American troops are returning home from the wars in Iraq and Afghanistan in large numbers, and they are greeted by a newly revised, Post-9/11 G.I. Bill that boasts more educational incentive for veterans than ever before. But despite increased recruitment efforts, many troops remain hesitant.
If you’re unsure about enrolling in college after serving in the military, you probably share one of the five concerns noted below—but rest assured, there are ways to overcome these issues. You can succeed as a college student, and there are many programs out there to help you on the way to graduation day.
1. “I wouldn’t fit in on a liberal college campus after years of military training.”
While it’s true that the experiences of military personnel often set them apart from civilians, veterans bring diversity and maturity to college classrooms, serving as role models for their less experienced classmates. Look for opportunities to contribute to classroom discussions, or, if public speaking isn’t your thing, try taking courses in disciplines that have nothing to do with military life—like architecture or finance—until you find out which interests you share with your fellow students.
2. “I’ve been out of school too long—I can’t keep up academically.”
One of the many valuable rewards of military service is the Veterans Upward Bound program (VUB). This free service is administered by the U.S. Department of Education, and it works to ensure that student veterans never lag behind their civilian classmates. In addition to helping soldiers brush up on academic skills and regain their confidence, the VUB provides help for vets in getting their GED and filling out college applications. Such organizations also exist to see that student veterans get the same orientation and advising services as other incoming freshmen students.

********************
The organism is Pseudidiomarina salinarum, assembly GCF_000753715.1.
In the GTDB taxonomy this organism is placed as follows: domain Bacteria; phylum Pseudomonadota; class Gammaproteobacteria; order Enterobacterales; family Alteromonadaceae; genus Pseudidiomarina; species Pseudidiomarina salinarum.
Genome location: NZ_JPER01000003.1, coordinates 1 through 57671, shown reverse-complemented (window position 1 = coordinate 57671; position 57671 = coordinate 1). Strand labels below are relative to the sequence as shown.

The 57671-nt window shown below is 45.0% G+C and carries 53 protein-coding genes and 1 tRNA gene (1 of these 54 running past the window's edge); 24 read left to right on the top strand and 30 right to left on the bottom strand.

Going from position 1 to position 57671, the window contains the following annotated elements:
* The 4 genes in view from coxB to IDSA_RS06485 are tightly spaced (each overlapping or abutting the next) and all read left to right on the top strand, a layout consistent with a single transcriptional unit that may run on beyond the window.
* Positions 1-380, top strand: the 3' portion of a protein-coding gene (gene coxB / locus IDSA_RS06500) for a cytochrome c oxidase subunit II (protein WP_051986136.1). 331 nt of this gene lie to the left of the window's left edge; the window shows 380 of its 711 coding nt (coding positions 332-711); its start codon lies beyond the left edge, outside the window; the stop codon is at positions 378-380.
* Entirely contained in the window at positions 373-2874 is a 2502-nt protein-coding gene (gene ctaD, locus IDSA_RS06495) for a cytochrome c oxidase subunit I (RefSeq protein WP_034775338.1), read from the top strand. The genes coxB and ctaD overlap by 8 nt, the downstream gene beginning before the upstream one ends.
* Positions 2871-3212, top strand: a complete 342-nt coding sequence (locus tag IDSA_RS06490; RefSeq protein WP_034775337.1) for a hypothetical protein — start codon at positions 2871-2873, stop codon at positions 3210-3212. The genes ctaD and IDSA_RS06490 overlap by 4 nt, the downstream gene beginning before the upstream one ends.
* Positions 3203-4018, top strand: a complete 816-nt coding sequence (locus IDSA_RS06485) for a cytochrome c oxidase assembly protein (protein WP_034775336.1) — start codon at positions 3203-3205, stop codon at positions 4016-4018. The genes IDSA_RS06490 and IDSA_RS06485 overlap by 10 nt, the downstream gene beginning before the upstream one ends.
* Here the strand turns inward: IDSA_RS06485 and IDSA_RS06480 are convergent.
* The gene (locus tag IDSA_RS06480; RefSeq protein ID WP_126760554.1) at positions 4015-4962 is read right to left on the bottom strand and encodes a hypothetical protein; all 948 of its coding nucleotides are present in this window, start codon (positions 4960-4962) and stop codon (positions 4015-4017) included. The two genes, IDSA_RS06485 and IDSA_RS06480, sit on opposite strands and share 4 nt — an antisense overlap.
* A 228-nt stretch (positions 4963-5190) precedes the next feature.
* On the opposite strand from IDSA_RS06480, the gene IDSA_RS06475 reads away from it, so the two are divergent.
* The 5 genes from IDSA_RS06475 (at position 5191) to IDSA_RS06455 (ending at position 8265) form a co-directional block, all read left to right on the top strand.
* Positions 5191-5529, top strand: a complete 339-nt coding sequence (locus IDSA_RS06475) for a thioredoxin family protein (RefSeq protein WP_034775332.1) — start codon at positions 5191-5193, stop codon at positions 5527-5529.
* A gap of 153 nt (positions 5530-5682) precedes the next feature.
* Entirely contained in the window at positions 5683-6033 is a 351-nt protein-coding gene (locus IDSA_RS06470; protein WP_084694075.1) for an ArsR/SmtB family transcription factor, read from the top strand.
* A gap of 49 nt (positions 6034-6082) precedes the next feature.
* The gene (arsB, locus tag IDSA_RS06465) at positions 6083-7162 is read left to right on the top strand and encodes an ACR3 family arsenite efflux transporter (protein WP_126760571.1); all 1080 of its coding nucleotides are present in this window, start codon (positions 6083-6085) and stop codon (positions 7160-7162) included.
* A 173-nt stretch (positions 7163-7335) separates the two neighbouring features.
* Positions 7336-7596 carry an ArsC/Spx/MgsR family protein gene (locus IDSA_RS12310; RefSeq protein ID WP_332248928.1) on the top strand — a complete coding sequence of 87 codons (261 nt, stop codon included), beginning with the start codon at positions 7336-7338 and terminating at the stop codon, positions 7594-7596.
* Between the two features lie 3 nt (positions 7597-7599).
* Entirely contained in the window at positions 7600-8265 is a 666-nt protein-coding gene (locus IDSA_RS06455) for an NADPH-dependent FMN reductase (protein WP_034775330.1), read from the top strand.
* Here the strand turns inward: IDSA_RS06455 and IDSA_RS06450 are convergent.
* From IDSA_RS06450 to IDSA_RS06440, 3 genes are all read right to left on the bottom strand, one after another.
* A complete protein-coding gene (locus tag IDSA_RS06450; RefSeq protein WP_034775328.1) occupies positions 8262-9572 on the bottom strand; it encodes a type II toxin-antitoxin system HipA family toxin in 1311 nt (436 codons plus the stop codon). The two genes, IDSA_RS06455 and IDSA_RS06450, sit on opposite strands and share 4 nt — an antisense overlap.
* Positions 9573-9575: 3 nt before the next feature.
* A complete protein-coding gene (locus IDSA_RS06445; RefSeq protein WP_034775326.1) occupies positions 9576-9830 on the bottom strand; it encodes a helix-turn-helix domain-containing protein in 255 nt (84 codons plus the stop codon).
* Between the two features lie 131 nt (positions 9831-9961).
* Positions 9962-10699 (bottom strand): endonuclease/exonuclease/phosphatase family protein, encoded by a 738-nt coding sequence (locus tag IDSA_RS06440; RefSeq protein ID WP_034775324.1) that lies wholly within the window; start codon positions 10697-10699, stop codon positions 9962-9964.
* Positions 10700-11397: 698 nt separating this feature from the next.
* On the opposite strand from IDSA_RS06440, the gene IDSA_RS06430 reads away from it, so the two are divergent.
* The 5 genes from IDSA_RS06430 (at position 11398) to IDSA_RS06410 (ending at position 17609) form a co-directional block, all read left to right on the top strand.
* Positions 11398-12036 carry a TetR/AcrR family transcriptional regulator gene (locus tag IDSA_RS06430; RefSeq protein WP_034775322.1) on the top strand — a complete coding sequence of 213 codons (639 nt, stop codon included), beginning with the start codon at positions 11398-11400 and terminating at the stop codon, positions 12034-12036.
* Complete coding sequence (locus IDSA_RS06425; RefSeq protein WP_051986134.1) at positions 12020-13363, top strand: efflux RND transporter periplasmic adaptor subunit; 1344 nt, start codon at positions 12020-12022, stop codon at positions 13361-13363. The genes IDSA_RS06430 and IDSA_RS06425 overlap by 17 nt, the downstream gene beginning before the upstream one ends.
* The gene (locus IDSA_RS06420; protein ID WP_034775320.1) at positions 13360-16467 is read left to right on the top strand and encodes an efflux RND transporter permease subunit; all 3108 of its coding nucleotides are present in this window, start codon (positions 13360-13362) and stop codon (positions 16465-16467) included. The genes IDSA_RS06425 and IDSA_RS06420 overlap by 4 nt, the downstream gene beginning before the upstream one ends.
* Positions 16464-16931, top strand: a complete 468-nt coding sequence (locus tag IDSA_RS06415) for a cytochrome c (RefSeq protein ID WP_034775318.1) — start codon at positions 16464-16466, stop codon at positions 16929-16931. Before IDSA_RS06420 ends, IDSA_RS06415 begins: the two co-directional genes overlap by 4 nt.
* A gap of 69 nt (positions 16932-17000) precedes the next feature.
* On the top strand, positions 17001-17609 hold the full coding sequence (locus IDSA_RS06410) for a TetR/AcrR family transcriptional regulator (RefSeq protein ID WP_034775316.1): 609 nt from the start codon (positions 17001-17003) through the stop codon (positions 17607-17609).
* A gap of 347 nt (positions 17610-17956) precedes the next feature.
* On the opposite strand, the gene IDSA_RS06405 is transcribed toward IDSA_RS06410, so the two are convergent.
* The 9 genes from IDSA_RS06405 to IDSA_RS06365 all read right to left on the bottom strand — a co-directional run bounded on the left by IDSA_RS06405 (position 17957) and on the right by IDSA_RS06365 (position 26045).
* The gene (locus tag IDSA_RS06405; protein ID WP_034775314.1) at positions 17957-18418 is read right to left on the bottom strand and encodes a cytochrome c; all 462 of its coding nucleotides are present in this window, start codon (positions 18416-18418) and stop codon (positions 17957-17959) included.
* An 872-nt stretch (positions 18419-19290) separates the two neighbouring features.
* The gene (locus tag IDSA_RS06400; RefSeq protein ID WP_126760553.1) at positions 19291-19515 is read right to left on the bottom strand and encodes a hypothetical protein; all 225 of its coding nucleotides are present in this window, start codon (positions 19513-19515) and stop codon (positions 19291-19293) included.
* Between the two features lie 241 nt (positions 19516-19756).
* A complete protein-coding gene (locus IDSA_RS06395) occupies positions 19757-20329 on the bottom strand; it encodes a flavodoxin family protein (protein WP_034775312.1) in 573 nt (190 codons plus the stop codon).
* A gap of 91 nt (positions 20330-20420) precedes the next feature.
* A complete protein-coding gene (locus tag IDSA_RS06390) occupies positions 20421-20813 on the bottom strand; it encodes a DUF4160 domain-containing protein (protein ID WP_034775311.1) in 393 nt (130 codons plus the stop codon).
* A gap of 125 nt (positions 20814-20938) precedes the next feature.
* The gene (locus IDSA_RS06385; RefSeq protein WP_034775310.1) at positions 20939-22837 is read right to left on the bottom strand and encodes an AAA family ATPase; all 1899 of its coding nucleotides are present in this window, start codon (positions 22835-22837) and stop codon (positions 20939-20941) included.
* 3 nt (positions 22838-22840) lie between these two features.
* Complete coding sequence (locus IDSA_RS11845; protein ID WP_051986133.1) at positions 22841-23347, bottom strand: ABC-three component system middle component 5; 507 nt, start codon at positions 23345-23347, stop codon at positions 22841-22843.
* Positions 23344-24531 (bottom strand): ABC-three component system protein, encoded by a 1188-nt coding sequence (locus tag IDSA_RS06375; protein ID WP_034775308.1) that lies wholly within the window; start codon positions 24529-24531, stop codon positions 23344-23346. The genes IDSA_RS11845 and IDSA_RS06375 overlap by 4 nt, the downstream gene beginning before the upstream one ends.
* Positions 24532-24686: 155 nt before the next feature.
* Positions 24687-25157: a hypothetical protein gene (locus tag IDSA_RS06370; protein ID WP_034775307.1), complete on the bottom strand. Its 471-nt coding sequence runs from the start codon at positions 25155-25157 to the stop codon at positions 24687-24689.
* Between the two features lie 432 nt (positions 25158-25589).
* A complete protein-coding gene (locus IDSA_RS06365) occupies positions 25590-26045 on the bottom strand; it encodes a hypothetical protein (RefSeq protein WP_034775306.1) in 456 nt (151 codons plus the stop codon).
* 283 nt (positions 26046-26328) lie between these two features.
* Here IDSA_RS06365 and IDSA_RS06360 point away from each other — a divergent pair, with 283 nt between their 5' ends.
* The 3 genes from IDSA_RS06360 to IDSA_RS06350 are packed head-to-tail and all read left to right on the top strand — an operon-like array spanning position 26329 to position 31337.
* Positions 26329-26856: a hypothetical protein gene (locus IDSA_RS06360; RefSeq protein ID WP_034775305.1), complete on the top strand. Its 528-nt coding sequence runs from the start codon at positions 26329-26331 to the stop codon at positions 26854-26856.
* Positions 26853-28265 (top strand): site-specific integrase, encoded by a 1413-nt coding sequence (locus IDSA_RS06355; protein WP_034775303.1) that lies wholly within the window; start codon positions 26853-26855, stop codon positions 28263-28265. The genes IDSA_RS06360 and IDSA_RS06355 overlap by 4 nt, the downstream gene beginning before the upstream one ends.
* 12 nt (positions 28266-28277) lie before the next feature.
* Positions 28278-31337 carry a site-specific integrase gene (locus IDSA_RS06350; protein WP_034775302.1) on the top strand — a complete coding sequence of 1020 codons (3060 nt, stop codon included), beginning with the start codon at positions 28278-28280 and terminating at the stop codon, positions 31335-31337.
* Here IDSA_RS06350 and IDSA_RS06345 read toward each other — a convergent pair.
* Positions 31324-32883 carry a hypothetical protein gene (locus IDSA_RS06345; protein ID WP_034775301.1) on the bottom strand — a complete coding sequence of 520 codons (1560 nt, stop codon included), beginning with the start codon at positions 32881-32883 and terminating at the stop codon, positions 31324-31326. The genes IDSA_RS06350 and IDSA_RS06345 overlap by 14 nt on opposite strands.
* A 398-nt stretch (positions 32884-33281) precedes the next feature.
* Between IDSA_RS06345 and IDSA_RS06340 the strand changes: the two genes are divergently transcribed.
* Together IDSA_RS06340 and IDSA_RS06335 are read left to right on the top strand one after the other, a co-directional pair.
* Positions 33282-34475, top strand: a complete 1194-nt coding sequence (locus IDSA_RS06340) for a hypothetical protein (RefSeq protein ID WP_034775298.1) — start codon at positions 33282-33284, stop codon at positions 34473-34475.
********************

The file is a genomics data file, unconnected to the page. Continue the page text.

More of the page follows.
3. “I have post-traumatic stress or another combat-related disorder.”
Advocacy for student veterans is growing—albeit slowly—on U.S. campuses. Student Veterans of America is one group that works to ease soldiers’ transition—especially those who have suffered physical and/or emotional injury as a result of combat. As you begin to research schools, look for those that offer student unions, drop-in centers, and advising services exclusively for vets.
4. “I don’t think I can afford it.”
In addition to G.I. Bill benefits, there are hundreds of scholarships, grants, and other financial awards for veterans who want to further their education. But it’s also important to think about the cost of college as it relates to your future income. College graduates—in every field—make more money than high school diploma holders. It’s a simple fact. When you consider the long-term financial benefits of earning a degree, can you really afford not to?
5. “I don’t know what I want to do after college.”
Struggling with uncertainty about the future is never a reason to hold yourself back academically. In fact, it’s all the more reason to dive in and start exploring your options. Whether you choose to do another tour of duty, start your own business, or switch to an entirely new career field, your degree will open doors for you. Many employers view a college degree not only as a testament to your academic merits, but also as proof that you are a dedicated learner who is willing to go the distance.